How to Manage the Transition Between Job Contracts
The transition between temporary job positions can feel like the moment when a trapeze artist is suspended high in the air — just before being safely caught by their partner.
Nerve-wracking. Stressful. Maybe even a little dangerous.
Just like under the big top, your ability to navigate the end of one contract and the start of another depends on having a partner you can depend on.
That’s why we asked Aerotek Senior Account Recruiting Manager Rachel Klick for advice. She’s been working with contract employees for over six years and has spent much of her tenure helping people like you negotiate the transition period between job contracts.
Her advice is to control what you can, and trust the process.
Upon learning that a temporary contract is nearing its end, many employees have an impulse to slow down and drag out the remaining work for as long as possible.
Klick cautions this is a short-term solution that can cause more trouble than it’s worth. “The mindset should be to finish strong, because in the world of contract employment, supervisors from the most recent position have the greatest influence as references for the next job,” says Klick. “They’ll remember how you finished even more than how you started.”
Keep in mind that whether your contract ends in three days or three weeks, you’ll still need to find a new position. Putting your best foot forward for that process can start right away. Treat each remaining day at your current position like a trial period for your next job, and your transition will go much more smoothly.
Trust your recruiter
The transition between job contracts can be stressful. Develop a solid professional relationship with your staffing partner, so you’ll be able to lean on a reliable ally when the time to leave comes.
But how do you know if a recruiter is trustworthy?
According to Klick, the key is whether or not your recruiter takes an active interest in you as a person. “You should feel comfortable in your relationship with your recruiter from the very first time you speak on the phone,” she says. “They should ask questions about more than just work, such as ‘What are you interested in in your life? What are your hobbies? What's important to you?’”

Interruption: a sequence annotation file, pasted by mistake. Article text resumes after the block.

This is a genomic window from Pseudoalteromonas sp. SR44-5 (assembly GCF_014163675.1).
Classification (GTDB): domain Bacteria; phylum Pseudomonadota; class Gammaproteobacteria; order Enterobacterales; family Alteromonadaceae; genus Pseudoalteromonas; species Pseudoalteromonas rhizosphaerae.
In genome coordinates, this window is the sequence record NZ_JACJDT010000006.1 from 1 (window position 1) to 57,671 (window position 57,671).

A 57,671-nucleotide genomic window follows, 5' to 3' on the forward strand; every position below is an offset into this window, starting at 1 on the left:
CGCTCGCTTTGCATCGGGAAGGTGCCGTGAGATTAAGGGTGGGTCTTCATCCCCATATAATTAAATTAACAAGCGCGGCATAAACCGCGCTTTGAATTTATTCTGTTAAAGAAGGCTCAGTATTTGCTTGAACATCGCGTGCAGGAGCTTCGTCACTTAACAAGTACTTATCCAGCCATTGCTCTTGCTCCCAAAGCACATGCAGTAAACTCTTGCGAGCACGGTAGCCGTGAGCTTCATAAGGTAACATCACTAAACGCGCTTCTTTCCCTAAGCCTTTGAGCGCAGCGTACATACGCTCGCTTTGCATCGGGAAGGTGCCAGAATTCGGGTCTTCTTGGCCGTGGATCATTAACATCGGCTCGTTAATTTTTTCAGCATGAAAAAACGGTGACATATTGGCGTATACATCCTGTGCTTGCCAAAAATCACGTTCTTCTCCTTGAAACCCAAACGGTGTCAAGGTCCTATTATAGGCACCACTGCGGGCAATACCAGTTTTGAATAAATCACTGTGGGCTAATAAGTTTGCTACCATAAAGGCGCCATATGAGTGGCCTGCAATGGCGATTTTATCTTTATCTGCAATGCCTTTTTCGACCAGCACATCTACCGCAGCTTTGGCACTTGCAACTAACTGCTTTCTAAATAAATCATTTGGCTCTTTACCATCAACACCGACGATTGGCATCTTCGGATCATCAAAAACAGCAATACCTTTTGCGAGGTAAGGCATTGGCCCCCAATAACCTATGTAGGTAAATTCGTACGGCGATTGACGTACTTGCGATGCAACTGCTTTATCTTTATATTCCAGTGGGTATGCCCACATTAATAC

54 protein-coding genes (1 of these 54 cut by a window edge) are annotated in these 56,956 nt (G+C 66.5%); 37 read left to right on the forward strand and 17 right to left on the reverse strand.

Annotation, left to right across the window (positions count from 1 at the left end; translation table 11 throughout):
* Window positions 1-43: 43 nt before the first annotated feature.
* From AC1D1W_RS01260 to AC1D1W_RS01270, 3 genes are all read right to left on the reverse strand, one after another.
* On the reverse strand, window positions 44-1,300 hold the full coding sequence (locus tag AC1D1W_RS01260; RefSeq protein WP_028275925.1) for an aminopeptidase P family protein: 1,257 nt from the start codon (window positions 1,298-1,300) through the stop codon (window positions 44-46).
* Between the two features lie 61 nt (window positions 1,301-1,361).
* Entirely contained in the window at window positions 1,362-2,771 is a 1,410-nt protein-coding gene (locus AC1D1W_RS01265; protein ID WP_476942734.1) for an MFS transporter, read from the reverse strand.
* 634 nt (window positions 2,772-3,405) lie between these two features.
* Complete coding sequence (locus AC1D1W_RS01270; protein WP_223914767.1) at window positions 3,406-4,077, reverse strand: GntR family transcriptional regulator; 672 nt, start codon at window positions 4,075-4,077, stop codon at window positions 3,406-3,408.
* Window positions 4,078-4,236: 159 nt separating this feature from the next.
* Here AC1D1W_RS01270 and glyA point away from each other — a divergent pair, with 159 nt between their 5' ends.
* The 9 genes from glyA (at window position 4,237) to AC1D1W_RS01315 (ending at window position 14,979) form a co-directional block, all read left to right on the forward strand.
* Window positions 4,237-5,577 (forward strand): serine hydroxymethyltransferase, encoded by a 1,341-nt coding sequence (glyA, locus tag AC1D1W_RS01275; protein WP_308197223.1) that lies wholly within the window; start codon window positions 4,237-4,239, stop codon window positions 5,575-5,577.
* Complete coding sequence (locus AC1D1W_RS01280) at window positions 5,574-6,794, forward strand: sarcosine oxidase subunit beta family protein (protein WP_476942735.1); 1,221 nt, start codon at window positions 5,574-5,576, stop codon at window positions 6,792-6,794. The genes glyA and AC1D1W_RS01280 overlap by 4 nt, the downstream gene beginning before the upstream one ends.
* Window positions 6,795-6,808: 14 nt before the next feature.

When your recruiter has taken the right steps to establish trust early in your professional relationship, it makes it much easier to work with them during the transition from position to position. Klick says, “Having a partnership with your recruiter where you trust they’re doing everything in their power to get you back to work can take a lot of the tension out of the situation.”
If your contract is about to end, it may seem like the best way to help your recruiter find you a new position is to be open to accepting any position, whether or not it’s something that actually interests you.
That’s not as helpful to recruiters as sharing an honest opinion about what you most want to do next.
"Without clear communication and that brutal honesty from a contractor telling me what's important to them, I don't have any assurances that the next position I find for them will be a successful fit,” says Klick. “Saying you don’t care or that you’ll take anything actually makes you a less attractive candidate for the next position.” Recruiters need to fill open positions with candidates who will be engaged, positive, and committed to sticking around, she notes.
Build a bridge to the next position
A stressful aspect of job transitions is the amount of uncertainty involved. In the brief period between contracts, a candidate doesn’t know what will be coming next, and a large part of the process is beyond their control.
One way to avoid excess worry? Control what you can, and let the rest be.
There are steps you can — and should — take while you’re still in your current position that can help you thrive in the job market as a candidate for your next position:
- Reach out to your current supervisors, and find two who are willing to write reference letters.
- Update your resume to reflect the most recent job experience, including responsibilities and skills developed.
- Research companies that you’d be interested in working with in your next job, identify what about their culture you find attractive and communicate your findings to your recruiter.
- Brush up on your interview skills, and identify stories from your recent job experience that will serve you well in answering behavioral interview questions.
By focusing on what you can control, rather than worrying about what you can’t, you can make it easier for your recruiter to help you, and easier for HR at your next position to hire you.
Klick stresses that packaging your most recent references — along with a clear understanding of your most valuable new skills — sends a powerful message to potential employers. “The more likely you are to get a recent reference to communicate, essentially, ‘We wish we could hire this person long-term,’ the more that helps you in the long run,” she says.
Do you have a recruiting partner you trust? Aerotek recruiters are here to help guide you through the contract labor process. To find a position that’s suited for your goals, visit our job board to find your next great opportunity. Create a free career account today to customize your search.